IEFFK 2018: A Parallel Film Movement in Kerala


KOZHIKODE: An honest face of patriarchy, a man who treats his women as mere toys and a child’s complex understanding about god and his own self- Fresh themes and unique talents joined hands in IEFFK 2018 in Calicut. Mananchira Tower and the Open Theatre were literally being an open platform for independent and experimental cinema.

It is the first of its kind in the history of Malayalam cinema, claimed Minimal Cinema spokespersons. As a venture for promoting films which couldn’t make it for international film fests like IFFK,  the fest moved on to the first show without the formality of an official inauguration, Mr. Prathap Joseph, the coordinator of Independent and Experimental Film Fest of Kerala (IEFFK) 2018 introduced the nature of the films on the show. The politics of the cinema starts from the location the director chose for his films, said Joseph as he introduced Don Palathara’s Pulikkal Mathayi, the first film on the show.


“The filmmaker has chosen his own household as location. There lies the politics of the kind of cinema IEFFK looks for. While a commercial filmmaker goes abroad in search of shooting locations, here is a filmmaker who shot four of his films from his own house..!”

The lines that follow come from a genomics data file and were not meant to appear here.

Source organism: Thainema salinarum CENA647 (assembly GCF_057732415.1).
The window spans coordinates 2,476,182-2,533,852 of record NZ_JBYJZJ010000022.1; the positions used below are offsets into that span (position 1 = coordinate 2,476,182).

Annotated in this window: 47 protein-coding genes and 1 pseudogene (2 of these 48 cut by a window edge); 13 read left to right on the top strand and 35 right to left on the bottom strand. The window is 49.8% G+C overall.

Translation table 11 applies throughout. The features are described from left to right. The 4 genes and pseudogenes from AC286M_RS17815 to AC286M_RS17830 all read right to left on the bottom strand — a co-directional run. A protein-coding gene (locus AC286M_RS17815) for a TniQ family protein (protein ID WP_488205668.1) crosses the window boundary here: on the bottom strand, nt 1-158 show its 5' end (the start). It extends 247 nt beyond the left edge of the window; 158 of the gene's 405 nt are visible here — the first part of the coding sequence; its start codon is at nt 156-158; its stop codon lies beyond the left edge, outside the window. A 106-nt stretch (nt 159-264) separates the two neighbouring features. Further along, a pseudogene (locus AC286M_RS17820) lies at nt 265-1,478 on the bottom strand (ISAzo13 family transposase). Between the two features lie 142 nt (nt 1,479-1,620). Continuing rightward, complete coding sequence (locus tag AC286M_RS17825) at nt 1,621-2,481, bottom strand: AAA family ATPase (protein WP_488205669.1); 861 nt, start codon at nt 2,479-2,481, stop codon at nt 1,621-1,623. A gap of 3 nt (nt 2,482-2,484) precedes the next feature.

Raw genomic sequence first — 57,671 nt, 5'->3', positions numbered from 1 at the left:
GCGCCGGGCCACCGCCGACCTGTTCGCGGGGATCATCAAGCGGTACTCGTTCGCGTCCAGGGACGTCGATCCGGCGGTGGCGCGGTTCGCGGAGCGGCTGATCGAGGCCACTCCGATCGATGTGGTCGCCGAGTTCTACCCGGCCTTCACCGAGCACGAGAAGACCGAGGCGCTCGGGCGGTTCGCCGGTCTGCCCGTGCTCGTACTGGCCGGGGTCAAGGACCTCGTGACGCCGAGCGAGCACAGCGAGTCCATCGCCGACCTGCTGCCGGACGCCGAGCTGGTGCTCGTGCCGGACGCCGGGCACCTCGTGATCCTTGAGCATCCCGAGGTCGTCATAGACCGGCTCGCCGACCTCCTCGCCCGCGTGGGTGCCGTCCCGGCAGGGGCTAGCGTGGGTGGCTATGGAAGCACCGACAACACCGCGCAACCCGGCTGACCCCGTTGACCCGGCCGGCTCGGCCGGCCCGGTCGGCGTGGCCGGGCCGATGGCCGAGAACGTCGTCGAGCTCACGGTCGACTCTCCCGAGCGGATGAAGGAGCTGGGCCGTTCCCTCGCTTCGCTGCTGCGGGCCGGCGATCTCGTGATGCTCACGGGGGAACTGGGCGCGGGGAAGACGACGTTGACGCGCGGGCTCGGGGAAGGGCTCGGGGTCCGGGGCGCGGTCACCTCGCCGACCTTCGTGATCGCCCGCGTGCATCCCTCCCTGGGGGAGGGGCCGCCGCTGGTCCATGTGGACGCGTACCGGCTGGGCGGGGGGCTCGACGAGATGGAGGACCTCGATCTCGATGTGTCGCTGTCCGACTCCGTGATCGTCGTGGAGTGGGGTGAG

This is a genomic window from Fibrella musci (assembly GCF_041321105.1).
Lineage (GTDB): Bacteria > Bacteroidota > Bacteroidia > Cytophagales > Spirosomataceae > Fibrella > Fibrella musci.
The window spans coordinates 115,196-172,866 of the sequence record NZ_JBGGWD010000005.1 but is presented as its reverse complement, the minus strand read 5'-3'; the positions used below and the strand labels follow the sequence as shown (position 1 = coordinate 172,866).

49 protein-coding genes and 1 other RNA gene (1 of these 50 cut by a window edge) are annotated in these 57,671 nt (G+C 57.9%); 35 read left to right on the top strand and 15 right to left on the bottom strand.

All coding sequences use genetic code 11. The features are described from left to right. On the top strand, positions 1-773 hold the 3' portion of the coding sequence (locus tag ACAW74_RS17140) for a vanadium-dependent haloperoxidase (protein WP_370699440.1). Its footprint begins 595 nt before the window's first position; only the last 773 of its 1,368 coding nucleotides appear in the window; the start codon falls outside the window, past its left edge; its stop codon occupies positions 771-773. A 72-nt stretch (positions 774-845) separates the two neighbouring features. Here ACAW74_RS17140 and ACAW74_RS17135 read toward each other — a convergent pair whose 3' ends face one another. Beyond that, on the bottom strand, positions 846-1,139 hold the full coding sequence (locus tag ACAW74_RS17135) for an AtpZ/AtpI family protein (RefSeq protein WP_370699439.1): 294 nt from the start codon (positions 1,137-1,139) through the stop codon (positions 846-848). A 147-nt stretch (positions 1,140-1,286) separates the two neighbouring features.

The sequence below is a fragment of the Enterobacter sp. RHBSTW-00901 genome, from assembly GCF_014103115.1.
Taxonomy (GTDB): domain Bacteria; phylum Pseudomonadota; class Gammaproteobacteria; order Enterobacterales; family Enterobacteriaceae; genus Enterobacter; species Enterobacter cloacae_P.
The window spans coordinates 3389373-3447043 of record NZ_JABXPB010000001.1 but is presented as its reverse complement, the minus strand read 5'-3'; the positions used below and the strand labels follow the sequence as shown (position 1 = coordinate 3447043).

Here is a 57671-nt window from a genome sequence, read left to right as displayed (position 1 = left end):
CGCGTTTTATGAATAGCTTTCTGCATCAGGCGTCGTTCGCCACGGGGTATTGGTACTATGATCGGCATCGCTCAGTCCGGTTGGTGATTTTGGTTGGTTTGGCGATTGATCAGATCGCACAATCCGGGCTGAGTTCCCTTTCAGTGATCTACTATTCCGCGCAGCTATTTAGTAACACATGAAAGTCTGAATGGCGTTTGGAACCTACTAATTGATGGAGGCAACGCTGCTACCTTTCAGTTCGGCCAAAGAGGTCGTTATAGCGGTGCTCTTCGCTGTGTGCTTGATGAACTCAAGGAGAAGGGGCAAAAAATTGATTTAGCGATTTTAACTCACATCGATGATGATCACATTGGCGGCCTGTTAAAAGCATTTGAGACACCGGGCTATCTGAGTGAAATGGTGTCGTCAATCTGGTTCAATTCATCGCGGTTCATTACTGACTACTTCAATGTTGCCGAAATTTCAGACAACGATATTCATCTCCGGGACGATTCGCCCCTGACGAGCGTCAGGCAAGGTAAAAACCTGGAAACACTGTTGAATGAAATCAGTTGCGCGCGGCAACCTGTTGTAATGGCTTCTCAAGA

Each film was followed by a question- answer session of thirty minutes where an active discussion about the theme and other aspects were questioned and defended. Don Palathara, after his show, defined film as a study of humanity which shows what reality as it is without judging its political incorrectness.


Shinos Rahman (director of Kalipatakaran or Toymaker 2014, second film on the show) told The South Indian Post that parallel cinema requires a learned audience.

“A commercial cinema believes that a viewer deserves a two and hour entertainment after his long day. But parallel cinema thinks that the viewer should not be fed on illusionary entertainment- he should understand what reality is. And for that he has to watch parallel cinema”. Rahman also said that there is no concept like an ideal parallel cinema viewer, but he/ she should be someone who is exhausted by commercial films. Only then they can enjoy a parallel cinema. 


There was a dominant criticism on fests like IFFK, which, according to Don Palathara, caters to taste of maximum audience and hence become ‘people pleasing’ only. Fests like IFFK don’t clearly define the standards they are looking for, and that is the major problem, said Palathara.

The other films on the fest are Fauzia Fathima’s Nadiyude Moonnam Kara, Jiva K.J’s Richter Scale 7.6, Sudevan’s Akatho Puratho , Jio Baby’s Kunju Daivam (Feature Films), Palathara’s VithuSavam , Thirike (Director Focus films), Lijin Thomas’ 81/2 Inter Cuts, and Anis Mappila’s The Slave Genesis (Feature Documentaries)

The two day fest ended on Sunday.


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